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Top 10 List of Things To Do To Improve Mental & Emotional Health

Top 10 things you can do every day to improve your mental health..
“Grace [in a biological context] is the ability to heal faster than we injure.” -Zach Bush, MD

Unresolved emotional issues have the tendency to sabotage our lives and are an enemy of integrity. Fortunately, there are tools, activities, and resources that we can avail ourselves of in the pursuit of mental and emotional health. The following list isn’t intended to be exhaustive. Rather, it is more akin to an ordered brainstorming session based on years of experience, observation, and research. You can add or take away from the list as you seem fit. These items have in common that they are free of charge and can be practiced by anyone on any given day. And all but one of them can be practiced independently, although practicing them in a social context may enhance the experience.

Without further ado, I present you my top ten list of things, in no particular order, that are scientifically, observationally, and/or experientially known to improve mental and emotional health outcomes.

1. Journaling

Journaling is a form of verbal expression by means of writing. It is a DIY “mind” approach (as opposed to “body”) that facilitates emotional wellness. According to the Health Encyclopedia at the University of Rochester Medical Center, the emotional benefits of journaling include managing anxiety, reducing stress, and coping with depression. Journaling, of course, is a modern phenomenon. Widespread access to the written word is relatively recent in human history. People who are more oral-oriented may prefer speaking their thoughts and feelings rather than committing them to paper. They may even utilize a speech-to-text technology for a more hybrid approach.

Human beings are highly verbal and it is conceivable that word-based mind techniques can play some role in improving mental and emotional health for most people. In fact, counselors and therapists routinely prescribe journaling with this understanding. The intellectual-social benefits of better self-expression is a byproduct of the process.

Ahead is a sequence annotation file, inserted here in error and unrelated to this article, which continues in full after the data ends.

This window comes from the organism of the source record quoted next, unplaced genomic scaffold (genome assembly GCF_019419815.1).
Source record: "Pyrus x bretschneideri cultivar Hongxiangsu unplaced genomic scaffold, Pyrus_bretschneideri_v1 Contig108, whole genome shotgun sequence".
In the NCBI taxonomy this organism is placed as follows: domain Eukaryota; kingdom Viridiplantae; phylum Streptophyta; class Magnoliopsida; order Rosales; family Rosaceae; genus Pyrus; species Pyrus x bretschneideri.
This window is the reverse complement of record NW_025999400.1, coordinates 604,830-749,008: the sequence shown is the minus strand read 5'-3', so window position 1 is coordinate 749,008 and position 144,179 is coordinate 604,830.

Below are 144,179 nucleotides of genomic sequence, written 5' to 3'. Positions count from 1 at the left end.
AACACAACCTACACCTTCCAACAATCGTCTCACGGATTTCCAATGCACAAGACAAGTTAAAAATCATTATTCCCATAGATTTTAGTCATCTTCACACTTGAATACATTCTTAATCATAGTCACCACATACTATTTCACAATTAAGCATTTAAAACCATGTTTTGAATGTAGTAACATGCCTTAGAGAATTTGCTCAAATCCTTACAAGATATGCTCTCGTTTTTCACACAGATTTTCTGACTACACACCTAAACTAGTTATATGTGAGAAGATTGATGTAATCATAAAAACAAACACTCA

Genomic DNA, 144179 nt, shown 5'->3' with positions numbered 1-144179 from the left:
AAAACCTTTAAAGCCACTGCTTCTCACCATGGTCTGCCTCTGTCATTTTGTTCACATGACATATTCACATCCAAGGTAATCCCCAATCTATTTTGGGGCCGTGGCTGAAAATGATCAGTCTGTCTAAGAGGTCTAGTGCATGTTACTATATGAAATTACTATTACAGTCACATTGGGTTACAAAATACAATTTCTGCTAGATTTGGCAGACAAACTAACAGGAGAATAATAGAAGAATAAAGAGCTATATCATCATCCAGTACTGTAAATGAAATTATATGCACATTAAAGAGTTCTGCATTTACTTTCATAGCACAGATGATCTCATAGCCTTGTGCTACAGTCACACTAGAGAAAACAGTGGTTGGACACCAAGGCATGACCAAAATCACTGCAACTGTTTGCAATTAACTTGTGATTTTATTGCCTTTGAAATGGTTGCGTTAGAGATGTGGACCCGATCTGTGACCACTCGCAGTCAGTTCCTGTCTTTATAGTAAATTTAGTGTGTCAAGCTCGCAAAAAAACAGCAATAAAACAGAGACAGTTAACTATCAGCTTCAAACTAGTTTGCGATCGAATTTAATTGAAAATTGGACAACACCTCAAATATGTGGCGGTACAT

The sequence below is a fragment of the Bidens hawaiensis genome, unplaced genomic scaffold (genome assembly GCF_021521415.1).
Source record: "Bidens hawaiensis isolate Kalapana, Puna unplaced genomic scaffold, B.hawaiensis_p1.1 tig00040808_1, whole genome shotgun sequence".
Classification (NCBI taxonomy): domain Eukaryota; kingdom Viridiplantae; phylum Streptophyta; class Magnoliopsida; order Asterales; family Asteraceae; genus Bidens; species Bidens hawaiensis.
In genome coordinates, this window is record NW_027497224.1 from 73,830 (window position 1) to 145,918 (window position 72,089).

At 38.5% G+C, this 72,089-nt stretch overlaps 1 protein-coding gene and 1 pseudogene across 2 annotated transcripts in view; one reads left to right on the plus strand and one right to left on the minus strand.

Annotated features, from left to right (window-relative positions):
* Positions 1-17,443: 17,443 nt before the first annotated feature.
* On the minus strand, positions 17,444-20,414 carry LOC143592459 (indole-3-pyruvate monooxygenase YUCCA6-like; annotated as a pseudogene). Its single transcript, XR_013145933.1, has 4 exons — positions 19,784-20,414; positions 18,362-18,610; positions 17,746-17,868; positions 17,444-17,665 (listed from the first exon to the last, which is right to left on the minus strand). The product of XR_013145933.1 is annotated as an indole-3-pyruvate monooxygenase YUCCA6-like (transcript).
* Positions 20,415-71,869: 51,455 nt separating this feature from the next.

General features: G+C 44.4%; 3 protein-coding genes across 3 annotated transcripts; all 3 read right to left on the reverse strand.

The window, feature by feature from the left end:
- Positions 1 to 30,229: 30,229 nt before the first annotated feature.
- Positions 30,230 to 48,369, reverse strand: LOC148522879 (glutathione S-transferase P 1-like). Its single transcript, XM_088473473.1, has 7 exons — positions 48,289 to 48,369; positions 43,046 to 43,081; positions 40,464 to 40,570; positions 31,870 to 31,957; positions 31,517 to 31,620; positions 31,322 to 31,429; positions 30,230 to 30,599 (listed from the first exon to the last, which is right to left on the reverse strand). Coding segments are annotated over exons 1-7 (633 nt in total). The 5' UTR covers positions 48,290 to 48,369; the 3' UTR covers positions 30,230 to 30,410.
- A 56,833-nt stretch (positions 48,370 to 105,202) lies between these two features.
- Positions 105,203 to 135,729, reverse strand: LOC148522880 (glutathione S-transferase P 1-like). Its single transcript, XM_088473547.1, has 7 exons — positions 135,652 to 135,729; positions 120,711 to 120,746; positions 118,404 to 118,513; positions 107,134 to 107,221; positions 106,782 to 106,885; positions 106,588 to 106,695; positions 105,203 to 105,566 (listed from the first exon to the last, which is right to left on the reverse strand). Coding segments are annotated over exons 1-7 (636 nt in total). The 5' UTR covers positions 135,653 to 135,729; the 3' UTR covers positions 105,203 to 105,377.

2. Diet

People often clean up their diet in order to lose weight, be healthier, live longer, and look better. However, there are also an array of emotional benefits that accompany positive changes in diet. According to Sutter Health, “sugar and processed foods can lead to inflammation throughout the body and brain, which may contribute to mood disorders, including anxiety and depression” (diet and mood disorders). According to Harvard Health, “Multiple studies have found a correlation between a diet high in refined sugars and impaired brain function — and even a worsening of symptoms of mood disorders, such as depression” (diet and emotional health).

The mental health benefits of diet apply not only to people who are overweight and suffer from body image issues, but also to people at a regular weight who are in the habit of eating unhealthy. This realization is what prompted me to make dietary changes (e.g. cutting out added sugars and verifiably toxic preservatives) even though I was in decent physical shape for most of my life. Eating so much sugar through my teenage years and early twenties is one of my biggest regrets in life in light of what I now know.

3. Exercise

In addition to its myriad physical benefits, exercise can be a tool to improve mental health. This point hardly needs a citation, but I’ll include one anyway to illustrate the extent to which exercise is underrated in this regard. For example, a meta analysis of 23 clinical trials conducted in 2016 found that exercise is “comparable to psychotherapy and antidepressants for depression” (exercise and mental health). That’s quite striking when you think about how summarily drugs are often prescribed, in spite of their great cost and long litany of side effects, when simply moving one’s body on a regular basis can yield similar or even superior results.

Motivational speaker and life coach, Tony Robbins, has a saying “Motion creates emotion,” and routinely commends exercise as a tool that can instantly change one’s emotional state. It is quite apparent to anyone who’s ever worked out that exercise has an immediate effect on mood, and can yield exponential benefits over time.

David Goggins on exercise and mental health..
David Goggins, a huge proponent of the mental health benefits of exercise.

Former Navy SEAL, ultra-marathoner, and author of best-selling autobiography Can’t Hurt Me: Master Your Mind And Defy The Odds, David Goggins, is perhaps American culture’s most prominent example of someone who medicated poor mental and emotional health with exercise. The former holder of the Guinness World Record for pull-ups in a 24-hour period channeled childhood abuse and trauma into epic feats of physical activity, a successful career in the military, and a present-day combined following on social media somewhere in the ~10 million range.

4. Meditation